We also designed the API from the ground-up to be part of core, following a core-like mentality to our processes. The API is intended to be both a great feature and a base to build off in plugins. We undertook a significant refactoring and partial rewrite in version 2 to make this extensibility even better. This open process also means that most of the design decisions are documented publicly as we’ve engaged stakeholders to gauge feedback.

We believe these pieces combined make this a fantastic feature for WordPress core, and we hope you all agree. 🙂

What’s the plan?

The plan we’re aiming for is a two part merge of the API. For the first stage, the infrastructure code would be merged into wp-includes and made available for plugins and themes. This is an internal API only, but offers an “API construction kit” for developers to use. For the second stage, the endpoints would be merged, and the API would be enabled for sites by default.

This plan splits the API into two parts, infrastructure and endpoints:

  • Stage One: Infrastructure: The infrastructure is the code responsible for routing requests and handling the “meta” layer of the API, including JSON serialisation/deserialisation, linking, embedding, and REST best practices. This adds a simplified routing layer outside of WP’s rewrites, allowing non-query-var rewrites easily, acting as a base for building APIs inside WordPress.
  • Stage Two: Endpoints: These are where much of the complexity of the API lies, as they’re responsible for mapping data from the external JSON format to the internal data structures, and vice versa. The “business” logic of integrating with WordPress is almost entirely contained within the endpoints. These are the more complex part of the API, as they require using deep APIs in WordPress, and handling security and privacy concerns.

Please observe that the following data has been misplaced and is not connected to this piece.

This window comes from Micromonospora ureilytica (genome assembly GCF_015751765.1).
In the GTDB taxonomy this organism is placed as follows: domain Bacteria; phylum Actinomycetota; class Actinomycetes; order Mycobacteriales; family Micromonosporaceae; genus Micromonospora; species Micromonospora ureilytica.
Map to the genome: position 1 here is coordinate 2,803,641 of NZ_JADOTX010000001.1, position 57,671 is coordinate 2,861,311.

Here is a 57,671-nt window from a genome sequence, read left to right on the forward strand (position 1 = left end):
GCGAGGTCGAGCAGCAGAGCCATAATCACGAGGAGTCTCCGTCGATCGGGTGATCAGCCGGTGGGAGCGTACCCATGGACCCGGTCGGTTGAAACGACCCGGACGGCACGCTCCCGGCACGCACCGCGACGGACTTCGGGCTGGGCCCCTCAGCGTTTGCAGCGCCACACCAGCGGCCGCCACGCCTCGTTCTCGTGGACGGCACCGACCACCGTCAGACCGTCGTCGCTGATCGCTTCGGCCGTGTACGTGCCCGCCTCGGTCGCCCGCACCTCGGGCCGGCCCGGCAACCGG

With this plan, we would aim to have the infrastructure merged in 4.4, and the endpoints merged one releaseRelease A release is the distribution of the final version of an application. A software release may be either public or private and generally constitutes the initial or new generation of a new or upgraded application. A release is preceded by the distribution of alpha and then beta versions of the software. later in 4.5.

The slow nature of this plan allows a longer review time on the API for core committers. It also gives extra time for reviewing the endpoints, since they would be delayed one release.

Merging the infrastructure now would allow third-party code to begin using the API to build upon it, including migrating from existing custom code. It would also help to increase developer confidence in the API (as it represents a commitment by the project towards a REST API).

In this plan, the first stage would not include any of the base controllers (such as the posts controller). This may limit the utility of the infrastructure for plugins and themes, however as the endpoints would be merged a cycle later, it’s expected that this wouldn’t have a huge impact.

The infrastructure of the API is approximately 2700 lines of code (roughly a third of the API codebase), and the endpoints make up the remaining 5500 lines of code.

What would happen after merge?

After merging the REST API into core, we’d spend approximately two weeks partying and celebrating. 🙂

Once we’re done with the parties, one major question would be how we manage the API in the future. The existing management and contribution process via GitHubGitHub GitHub is a website that offers online implementation of git repositories that can can easily be shared, copied and modified by other developers. Public repositories are free to host, private repositories require a paid subscription. GitHub introduced the concept of the ‘pull request’ where code changes done in branches by contributors can be reviewed and discussed before being merged be the repository owner. https://github.com/ has been extremely successful, as we’ve had 61 people’s pull requests merged into the API. Contribution via GitHub is especially useful for the API, as it’s a heavily developer-focussed project, and is aimed at external (non-WordPress) developers. On the other hand, all other contribution to WordPress is done via SVNSVN Subversion, the popular version control system (VCS) by the Apache project, used by WordPress to manage changes to its codebase. and TracTrac An open source project by Edgewall Software that serves as a bug tracker and project management tool for WordPress., so integrating with this process is important for existing developers, as well as core’s general processes. We need to ensure the API is an integral part of core, not a separate project.